Sarah died in March 2008 at age 44 from Turner syndrome-related heart complications. She is the subject of Horowitz's 2009 book, A Cracking of the Heart. She was a human rights activist who cooked for the homeless, stood vigil at San Quentin on nights when the state of California executed prisoners, worked with autistic children in public schools, and with the American Jewish World Service, helped rebuild homes in El Salvador after a hurricane, and traveled to India to oppose child labor. In a review of Horowitz's book, FrontPage magazine associate editor David Swindle wrote that she fused "the painful lessons of her father's life with a mystical Judaism to complete the task he never could: showing how the Left could save itself from self-destruction."
Horowitz's second marriage to Sam Moorman also ended in divorce. On 24 June 1990, Horowitz married Shay Marlowe in an Orthodox Jewish ceremony conducted at the Pacific Jewish Center by Rabbi Daniel Lapin. They divorced.
(all co-authored with Peter Collier)
THE CURLEY EFFECT: USING REDISTRIBUTIVE POLITICS TO SHAPE A LEFT-WING ELECTORATE
In a famous 2002 article in the Journal of Law, Economics, & Organization, Harvard scholars Edward Glaeser and Andrei Shleifer named the so-called “Curley Effect” after its prototype, James Michael Curley, who served four (non-consecutive) terms as mayor of Boston between 1914 and 1950. This phenomenon, the authors explain, is the strategy of “increasing the relative size of one’s political base through distortionary, wealth-reducing policies.”Forbes magazine puts it this way: “A politician or a political party can achieve long-term dominance by tipping the balance of votes in their direction through the implementation of policies that strangle and stifle economic growth. Counterintuitively, making a city poorer leads to political success for the engineers of that impoverishment.”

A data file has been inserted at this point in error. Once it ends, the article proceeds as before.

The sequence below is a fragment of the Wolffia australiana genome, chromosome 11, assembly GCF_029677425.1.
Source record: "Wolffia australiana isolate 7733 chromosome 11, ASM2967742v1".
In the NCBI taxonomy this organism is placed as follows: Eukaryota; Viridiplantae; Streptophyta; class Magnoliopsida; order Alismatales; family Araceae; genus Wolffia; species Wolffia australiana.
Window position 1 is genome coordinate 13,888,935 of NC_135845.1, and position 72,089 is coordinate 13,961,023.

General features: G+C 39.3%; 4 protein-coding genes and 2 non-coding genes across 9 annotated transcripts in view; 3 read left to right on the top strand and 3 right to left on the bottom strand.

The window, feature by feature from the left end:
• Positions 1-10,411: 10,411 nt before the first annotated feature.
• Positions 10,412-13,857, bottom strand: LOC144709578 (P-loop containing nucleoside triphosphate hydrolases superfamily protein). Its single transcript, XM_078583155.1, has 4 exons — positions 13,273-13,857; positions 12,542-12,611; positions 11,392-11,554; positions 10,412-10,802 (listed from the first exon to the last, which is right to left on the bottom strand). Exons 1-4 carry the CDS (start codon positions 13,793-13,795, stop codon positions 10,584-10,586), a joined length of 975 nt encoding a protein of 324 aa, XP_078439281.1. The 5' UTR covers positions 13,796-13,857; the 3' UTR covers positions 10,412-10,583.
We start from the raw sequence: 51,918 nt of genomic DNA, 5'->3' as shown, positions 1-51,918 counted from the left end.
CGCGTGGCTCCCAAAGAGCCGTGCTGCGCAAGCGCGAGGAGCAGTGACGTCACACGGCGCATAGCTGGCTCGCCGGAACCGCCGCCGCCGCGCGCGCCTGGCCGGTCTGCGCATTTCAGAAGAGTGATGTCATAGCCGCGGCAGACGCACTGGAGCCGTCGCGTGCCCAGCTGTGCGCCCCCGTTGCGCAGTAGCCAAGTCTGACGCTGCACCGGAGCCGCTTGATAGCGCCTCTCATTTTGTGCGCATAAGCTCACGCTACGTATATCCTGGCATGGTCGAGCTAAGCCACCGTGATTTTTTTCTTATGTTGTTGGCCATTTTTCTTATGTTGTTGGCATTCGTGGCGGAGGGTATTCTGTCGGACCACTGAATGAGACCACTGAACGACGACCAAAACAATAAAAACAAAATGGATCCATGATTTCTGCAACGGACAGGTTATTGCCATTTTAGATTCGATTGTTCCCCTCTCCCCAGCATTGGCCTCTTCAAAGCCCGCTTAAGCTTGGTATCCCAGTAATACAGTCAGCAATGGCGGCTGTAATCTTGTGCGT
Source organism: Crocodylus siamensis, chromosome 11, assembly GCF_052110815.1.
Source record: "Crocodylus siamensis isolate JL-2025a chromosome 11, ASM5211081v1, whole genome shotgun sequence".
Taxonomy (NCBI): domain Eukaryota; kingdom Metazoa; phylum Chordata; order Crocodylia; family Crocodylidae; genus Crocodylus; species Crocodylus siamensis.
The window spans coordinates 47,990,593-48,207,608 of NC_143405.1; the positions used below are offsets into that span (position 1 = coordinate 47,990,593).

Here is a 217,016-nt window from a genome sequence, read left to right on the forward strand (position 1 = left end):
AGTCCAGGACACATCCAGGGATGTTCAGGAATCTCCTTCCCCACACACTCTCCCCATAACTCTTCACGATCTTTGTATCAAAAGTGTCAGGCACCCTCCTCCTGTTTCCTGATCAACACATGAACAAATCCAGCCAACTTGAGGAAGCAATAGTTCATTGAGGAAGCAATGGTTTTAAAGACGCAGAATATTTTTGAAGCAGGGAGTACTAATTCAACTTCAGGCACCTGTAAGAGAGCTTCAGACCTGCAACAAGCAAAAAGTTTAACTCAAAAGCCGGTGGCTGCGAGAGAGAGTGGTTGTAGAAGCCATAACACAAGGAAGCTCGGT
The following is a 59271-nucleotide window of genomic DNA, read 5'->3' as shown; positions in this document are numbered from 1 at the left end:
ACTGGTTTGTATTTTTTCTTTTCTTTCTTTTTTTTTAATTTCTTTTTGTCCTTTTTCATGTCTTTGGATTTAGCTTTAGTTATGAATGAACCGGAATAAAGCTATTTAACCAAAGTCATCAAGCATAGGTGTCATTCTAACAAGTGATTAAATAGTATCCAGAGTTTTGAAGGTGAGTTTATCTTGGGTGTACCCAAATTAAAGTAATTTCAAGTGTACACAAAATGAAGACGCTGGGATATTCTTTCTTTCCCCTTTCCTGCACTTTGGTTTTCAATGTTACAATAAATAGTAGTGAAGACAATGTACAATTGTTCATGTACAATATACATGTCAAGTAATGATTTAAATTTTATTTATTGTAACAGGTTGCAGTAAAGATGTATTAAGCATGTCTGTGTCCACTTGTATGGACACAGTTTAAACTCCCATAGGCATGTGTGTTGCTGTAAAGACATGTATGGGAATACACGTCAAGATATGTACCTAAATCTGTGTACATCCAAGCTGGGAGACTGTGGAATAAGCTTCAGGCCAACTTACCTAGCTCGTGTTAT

"It is generally thought in economics [that] [g]ood policies bring in resources and voters; bad ones keep them out. With the Curley effect, this result is reversed. When politicians seeking to stay in power use distortionary policies to force out their political opponents, [it] renders bad policies more, rather than less, attractive. The Curley effect, and more generally the economics of shaping the electorate, might thus shed light on a broad range of government policies that appear too bad to be true from alternative perspectives. "